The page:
- Director of Spine Tumor Surgery, Department of Neurosurgery
- Assistant Director, Neurosurgery Residency Program
- Assistant Professor of Neurosurgery
- Assistant Professor of Oncology
Spinal Oncology Laboratory for Translational Molecular Genetics
The bony skeleton is one of the most common sites of metastatic spread of cancer and a significant source of morbidity in cancer patients, causing pain and pathological fracture, impaired ambulatory ability and poorer quality of life.
In our continuous investigation of the mechanism of metastasis in spine tumors and of developing animal models and treatments, our team seeks to understand how cancer cells metastasize to the bony spine.
Animal cancer models of skeletal metastases are essential for:
- Better understanding of the molecular pathways behind metastatic spread and local growth and invasion of bone
- Analysis of host-tumor cell interactions
- Identification of barriers to the metastatic process
- Platforms to develop and test novel therapies before clinical application in human patients
So, the ideal animal model should be clinically relevant, reproducible and representative of the human condition. With this in mind, our laboratory develops novel techniques to evaluate our animal models of metastatic spine disease, such as:
- Gait locomotion quantitative analysis
- Correlation of tumor growth with hind limbs function
- Evaluation of nociception in rats harboring spine tumors by using pain response to noxious stimulus
- Imaging analyses such as bioluminescence and NanoSPECT/CT to detect cancer cell metastasis
We have the unique opportunity to collect human patient samples from the operating room and use them in our research to understand how primary cancers such as melanoma and breast, prostate and lung cancer behave in an immunosuppressed animal.
Basic and Translational Science Projects
Circulating Tumor DNA As an Early Marker of Radiation Response in an Animal Model of Spine Metastases
Not all tumors are radiation sensitive and, unfortunately, a patient may have completed the regimen by the time that is learned. A potential new technology to determine if radiation treatment is effective involves measurement of circulating tumor DNA (ctDNA), which is found in many kinds of cancer. In our model, we will implant human tumors into the spines of rats and then treat them with focused radiation. Levels of ctDNA will be measured before and after radiation to see if they correspond to cancer cell death. If shown to be good markers, changes in ctDNA levels could be used by care providers to: 1) learn if radiation is effectively treating the cancer and 2) change or discontinue the radiation treatment plan.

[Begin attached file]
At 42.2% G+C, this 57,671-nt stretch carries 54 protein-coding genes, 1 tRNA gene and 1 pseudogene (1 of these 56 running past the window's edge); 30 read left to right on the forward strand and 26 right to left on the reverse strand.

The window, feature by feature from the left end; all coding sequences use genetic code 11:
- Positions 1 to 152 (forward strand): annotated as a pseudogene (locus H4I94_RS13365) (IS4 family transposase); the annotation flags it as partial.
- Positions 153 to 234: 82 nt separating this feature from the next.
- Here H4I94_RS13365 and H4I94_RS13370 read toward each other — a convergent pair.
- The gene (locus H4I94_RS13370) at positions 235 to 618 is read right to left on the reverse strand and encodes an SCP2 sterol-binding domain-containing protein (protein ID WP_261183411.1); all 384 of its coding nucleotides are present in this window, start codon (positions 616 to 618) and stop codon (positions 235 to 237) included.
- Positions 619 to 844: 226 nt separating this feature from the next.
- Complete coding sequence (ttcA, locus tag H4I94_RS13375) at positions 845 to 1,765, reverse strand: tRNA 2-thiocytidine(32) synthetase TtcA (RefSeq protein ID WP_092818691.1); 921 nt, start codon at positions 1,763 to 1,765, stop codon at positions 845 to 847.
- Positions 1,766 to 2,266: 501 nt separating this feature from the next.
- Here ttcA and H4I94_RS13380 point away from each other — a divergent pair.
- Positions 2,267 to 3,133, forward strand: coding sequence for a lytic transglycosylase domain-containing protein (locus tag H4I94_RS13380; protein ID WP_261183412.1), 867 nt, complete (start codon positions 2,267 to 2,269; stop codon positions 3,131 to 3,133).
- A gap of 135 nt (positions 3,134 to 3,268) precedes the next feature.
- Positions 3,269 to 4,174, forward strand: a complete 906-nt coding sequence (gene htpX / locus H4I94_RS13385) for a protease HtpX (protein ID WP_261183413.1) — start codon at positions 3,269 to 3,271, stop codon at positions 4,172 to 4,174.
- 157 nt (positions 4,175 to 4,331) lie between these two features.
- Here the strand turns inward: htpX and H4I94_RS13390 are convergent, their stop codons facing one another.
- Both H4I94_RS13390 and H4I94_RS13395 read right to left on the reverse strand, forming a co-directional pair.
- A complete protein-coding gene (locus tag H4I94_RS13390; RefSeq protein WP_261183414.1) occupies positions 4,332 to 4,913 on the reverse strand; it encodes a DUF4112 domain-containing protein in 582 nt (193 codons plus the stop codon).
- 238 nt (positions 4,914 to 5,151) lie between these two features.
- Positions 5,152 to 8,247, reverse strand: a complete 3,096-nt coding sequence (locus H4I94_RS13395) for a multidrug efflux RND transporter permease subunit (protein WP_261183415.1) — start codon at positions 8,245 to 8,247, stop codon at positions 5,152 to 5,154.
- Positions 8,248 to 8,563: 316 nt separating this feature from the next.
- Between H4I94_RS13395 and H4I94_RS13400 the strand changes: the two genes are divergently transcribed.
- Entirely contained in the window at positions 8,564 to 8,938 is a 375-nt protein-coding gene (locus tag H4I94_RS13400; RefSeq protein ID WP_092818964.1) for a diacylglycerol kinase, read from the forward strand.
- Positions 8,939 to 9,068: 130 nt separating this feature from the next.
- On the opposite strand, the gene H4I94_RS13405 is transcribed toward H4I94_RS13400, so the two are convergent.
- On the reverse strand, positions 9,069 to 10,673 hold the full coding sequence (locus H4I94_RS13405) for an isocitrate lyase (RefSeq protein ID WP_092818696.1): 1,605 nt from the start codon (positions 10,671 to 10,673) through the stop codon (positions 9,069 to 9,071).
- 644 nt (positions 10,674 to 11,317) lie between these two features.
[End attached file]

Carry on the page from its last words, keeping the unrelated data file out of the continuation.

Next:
Chemotherapeutic and Radiographic Interventions in the Treatment of Primary and Recurrent Chordoma
Currently, the gold standard for chordoma care is complete resection, combined with radiation administered either before or after surgery. However, radiation can often prevent proper fusion of the spinal hardware. Additionally, no good chemotherapeutic drugs have been identified for treatment of chordoma. As a result, we seek to identify both chemotherapeutic regimens and optimal radiation timing in an animal model of chordoma, with the hope that such work can lead to clinical trials and improvements in the treatment of spinal and sacral chordoma.
Our previous work to this end has included creating an animal model of chordoma that replicates the disease’s radiographic, behavioral and neurological features (source). We are now hoping to begin the next phase of the project, which uses this model to address the previously mentioned endpoints.
Cysteamine As Inhibitor of Breast Cancer Spinal Metastasis in Mice
One of the most common sites of breast cancer metastases is the axial skeleton, leading to significant pain and a decrease in quality of life. Triple-negative breast cancer carries a particularly poor prognosis, with a median survival time of 6.7 months compared to 22.4 months for patients with receptor-positive tumors. Unlike hormone-responsive tumors, triple-negative disease has few good options for systemic therapy and often leads to rapid metastatic spread.
Given the difficulties of gaining Food and Drug Administration (FDA) approval for new medications, we also seek to identify agents with demonstrated safety and prior governmental approval.
Cysteamine is FDA approved for treatment of nephropathic cystinosis, and has shown a great safety profile in humans as young as 2 years-old. Preliminary in vitro data has also suggested that cysteamine can block the metastatic spread of triple-negative breast cancer. If successful, the evidence provided by this investigation could be used to support early phase clinical trials.
Clinical Research Projects
Predicting Survival for Metastatic Spine Disease — Comparison of Scoring Systems
One of the outstanding questions regarding treatment of spinal metastases is about patient survival. Though surgery can be a good option for many patients, not everyone will benefit. Specifically, patients with advanced disease may be too moribund to recover. We seek to apply existing scoring systems to patients who have been treated at The Johns Hopkins Hospital to determine which systems are the best predictors of survival.
Predicting Survival for Metastatic Spine Disease — Cachexia and Spine Metastases
Tumor type has historically been considered the best determinant of survival following surgery for spinal metastases. However, recent evidence suggests that surgeons must consider the entire clinical picture, including overall health and nutrition. One risk factor for poor outcomes is cachexia: fat and muscle loss seen in patients with significant disease burden. We hope to look at our clinical series of patients with spinal metastases to see if nutritional status/cachexia are predictive of survival.